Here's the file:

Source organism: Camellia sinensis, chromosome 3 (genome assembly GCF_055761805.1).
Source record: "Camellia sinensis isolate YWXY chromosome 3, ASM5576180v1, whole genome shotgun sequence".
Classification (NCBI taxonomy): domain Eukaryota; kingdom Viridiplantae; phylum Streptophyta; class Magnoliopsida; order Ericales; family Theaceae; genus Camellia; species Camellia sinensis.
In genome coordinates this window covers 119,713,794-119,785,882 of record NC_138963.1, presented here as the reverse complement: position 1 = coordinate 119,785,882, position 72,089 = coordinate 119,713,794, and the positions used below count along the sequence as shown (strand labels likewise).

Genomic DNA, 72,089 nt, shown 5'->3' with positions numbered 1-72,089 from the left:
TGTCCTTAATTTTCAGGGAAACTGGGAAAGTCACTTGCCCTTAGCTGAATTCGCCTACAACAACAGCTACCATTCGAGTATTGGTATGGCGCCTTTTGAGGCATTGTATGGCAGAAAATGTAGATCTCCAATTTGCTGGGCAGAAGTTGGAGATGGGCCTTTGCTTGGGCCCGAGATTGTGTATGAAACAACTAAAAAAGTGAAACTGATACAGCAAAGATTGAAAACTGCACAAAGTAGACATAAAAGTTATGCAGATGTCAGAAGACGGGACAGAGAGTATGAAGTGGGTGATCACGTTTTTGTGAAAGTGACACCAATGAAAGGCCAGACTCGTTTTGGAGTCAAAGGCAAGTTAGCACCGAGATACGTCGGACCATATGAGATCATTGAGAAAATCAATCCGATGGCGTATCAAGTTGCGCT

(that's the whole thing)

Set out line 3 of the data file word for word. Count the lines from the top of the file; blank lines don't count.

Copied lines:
Classification (NCBI taxonomy): domain Eukaryota; kingdom Viridiplantae; phylum Streptophyta; class Magnoliopsida; order Ericales; family Theaceae; genus Camellia; species Camellia sinensis.